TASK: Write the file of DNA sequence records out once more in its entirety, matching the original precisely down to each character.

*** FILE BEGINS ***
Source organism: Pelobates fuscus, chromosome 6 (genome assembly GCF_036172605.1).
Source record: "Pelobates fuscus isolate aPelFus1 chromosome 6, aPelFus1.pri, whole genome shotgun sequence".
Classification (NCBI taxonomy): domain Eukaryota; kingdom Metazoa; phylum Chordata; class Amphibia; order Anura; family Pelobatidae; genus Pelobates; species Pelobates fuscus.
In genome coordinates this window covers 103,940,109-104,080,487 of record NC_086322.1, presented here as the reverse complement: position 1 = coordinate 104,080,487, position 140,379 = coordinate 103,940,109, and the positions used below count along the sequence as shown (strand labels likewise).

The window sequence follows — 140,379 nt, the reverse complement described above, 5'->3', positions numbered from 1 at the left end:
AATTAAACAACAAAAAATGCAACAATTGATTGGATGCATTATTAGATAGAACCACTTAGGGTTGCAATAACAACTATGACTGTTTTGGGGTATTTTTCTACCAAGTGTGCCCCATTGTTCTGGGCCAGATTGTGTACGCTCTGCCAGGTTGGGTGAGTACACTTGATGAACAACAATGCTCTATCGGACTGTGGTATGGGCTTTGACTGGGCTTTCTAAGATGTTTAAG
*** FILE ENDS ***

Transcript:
Source organism: Pelobates fuscus, chromosome 6 (genome assembly GCF_036172605.1).
Source record: "Pelobates fuscus isolate aPelFus1 chromosome 6, aPelFus1.pri, whole genome shotgun sequence".
Classification (NCBI taxonomy): domain Eukaryota; kingdom Metazoa; phylum Chordata; class Amphibia; order Anura; family Pelobatidae; genus Pelobates; species Pelobates fuscus.
In genome coordinates this window covers 103,940,109-104,080,487 of record NC_086322.1, presented here as the reverse complement: position 1 = coordinate 104,080,487, position 140,379 = coordinate 103,940,109, and the positions used below count along the sequence as shown (strand labels likewise).

The window sequence follows — 140,379 nt, the reverse complement described above, 5'->3', positions numbered from 1 at the left end:
AATTAAACAACAAAAAATGCAACAATTGATTGGATGCATTATTAGATAGAACCACTTAGGGTTGCAATAACAACTATGACTGTTTTGGGGTATTTTTCTACCAAGTGTGCCCCATTGTTCTGGGCCAGATTGTGTACGCTCTGCCAGGTTGGGTGAGTACACTTGATGAACAACAATGCTCTATCGGACTGTGGTATGGGCTTTGACTGGGCTTTCTAAGATGTTTAAG